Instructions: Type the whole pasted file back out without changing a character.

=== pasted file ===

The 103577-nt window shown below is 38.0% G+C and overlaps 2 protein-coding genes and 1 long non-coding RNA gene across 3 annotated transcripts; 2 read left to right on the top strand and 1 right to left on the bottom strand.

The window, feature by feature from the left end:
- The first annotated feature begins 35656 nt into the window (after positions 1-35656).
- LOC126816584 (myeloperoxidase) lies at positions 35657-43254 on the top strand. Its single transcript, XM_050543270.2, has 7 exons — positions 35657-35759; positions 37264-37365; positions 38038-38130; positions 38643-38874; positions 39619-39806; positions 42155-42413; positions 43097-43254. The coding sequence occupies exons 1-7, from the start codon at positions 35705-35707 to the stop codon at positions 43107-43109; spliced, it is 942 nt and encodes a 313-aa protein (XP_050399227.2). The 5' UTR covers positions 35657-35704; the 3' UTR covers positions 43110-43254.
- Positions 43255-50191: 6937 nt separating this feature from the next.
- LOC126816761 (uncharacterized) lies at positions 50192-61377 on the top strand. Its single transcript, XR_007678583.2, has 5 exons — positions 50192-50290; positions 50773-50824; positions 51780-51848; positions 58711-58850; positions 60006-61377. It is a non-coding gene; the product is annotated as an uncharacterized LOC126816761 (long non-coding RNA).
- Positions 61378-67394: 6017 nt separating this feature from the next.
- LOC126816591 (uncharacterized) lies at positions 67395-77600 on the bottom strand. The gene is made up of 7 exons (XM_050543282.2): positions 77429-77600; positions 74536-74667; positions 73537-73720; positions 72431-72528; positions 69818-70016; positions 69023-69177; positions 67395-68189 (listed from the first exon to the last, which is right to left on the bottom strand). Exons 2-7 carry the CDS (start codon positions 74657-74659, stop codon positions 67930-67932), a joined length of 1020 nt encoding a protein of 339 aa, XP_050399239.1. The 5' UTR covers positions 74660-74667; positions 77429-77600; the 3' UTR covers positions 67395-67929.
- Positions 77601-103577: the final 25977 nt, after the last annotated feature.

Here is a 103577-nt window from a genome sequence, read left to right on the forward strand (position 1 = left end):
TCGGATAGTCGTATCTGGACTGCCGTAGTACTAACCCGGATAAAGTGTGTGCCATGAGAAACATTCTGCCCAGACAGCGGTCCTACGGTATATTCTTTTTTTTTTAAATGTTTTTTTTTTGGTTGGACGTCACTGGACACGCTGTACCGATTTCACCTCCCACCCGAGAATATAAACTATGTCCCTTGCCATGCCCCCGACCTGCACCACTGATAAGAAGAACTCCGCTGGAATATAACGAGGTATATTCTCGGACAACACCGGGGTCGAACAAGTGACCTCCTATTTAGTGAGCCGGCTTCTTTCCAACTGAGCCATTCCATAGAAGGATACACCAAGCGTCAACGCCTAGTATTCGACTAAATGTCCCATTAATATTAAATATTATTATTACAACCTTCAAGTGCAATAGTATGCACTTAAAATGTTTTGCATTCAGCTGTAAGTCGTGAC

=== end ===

The 103577-nt window shown below is 38.0% G+C and overlaps 2 protein-coding genes and 1 long non-coding RNA gene across 3 annotated transcripts; 2 read left to right on the top strand and 1 right to left on the bottom strand.

The window, feature by feature from the left end:
- The first annotated feature begins 35656 nt into the window (after positions 1-35656).
- LOC126816584 (myeloperoxidase) lies at positions 35657-43254 on the top strand. Its single transcript, XM_050543270.2, has 7 exons — positions 35657-35759; positions 37264-37365; positions 38038-38130; positions 38643-38874; positions 39619-39806; positions 42155-42413; positions 43097-43254. The coding sequence occupies exons 1-7, from the start codon at positions 35705-35707 to the stop codon at positions 43107-43109; spliced, it is 942 nt and encodes a 313-aa protein (XP_050399227.2). The 5' UTR covers positions 35657-35704; the 3' UTR covers positions 43110-43254.
- Positions 43255-50191: 6937 nt separating this feature from the next.
- LOC126816761 (uncharacterized) lies at positions 50192-61377 on the top strand. Its single transcript, XR_007678583.2, has 5 exons — positions 50192-50290; positions 50773-50824; positions 51780-51848; positions 58711-58850; positions 60006-61377. It is a non-coding gene; the product is annotated as an uncharacterized LOC126816761 (long non-coding RNA).
- Positions 61378-67394: 6017 nt separating this feature from the next.
- LOC126816591 (uncharacterized) lies at positions 67395-77600 on the bottom strand. The gene is made up of 7 exons (XM_050543282.2): positions 77429-77600; positions 74536-74667; positions 73537-73720; positions 72431-72528; positions 69818-70016; positions 69023-69177; positions 67395-68189 (listed from the first exon to the last, which is right to left on the bottom strand). Exons 2-7 carry the CDS (start codon positions 74657-74659, stop codon positions 67930-67932), a joined length of 1020 nt encoding a protein of 339 aa, XP_050399239.1. The 5' UTR covers positions 74660-74667; positions 77429-77600; the 3' UTR covers positions 67395-67929.
- Positions 77601-103577: the final 25977 nt, after the last annotated feature.

Here is a 103577-nt window from a genome sequence, read left to right on the forward strand (position 1 = left end):
TCGGATAGTCGTATCTGGACTGCCGTAGTACTAACCCGGATAAAGTGTGTGCCATGAGAAACATTCTGCCCAGACAGCGGTCCTACGGTATATTCTTTTTTTTTTAAATGTTTTTTTTTTGGTTGGACGTCACTGGACACGCTGTACCGATTTCACCTCCCACCCGAGAATATAAACTATGTCCCTTGCCATGCCCCCGACCTGCACCACTGATAAGAAGAACTCCGCTGGAATATAACGAGGTATATTCTCGGACAACACCGGGGTCGAACAAGTGACCTCCTATTTAGTGAGCCGGCTTCTTTCCAACTGAGCCATTCCATAGAAGGATACACCAAGCGTCAACGCCTAGTATTCGACTAAATGTCCCATTAATATTAAATATTATTATTACAACCTTCAAGTGCAATAGTATGCACTTAAAATGTTTTGCATTCAGCTGTAAGTCGTGAC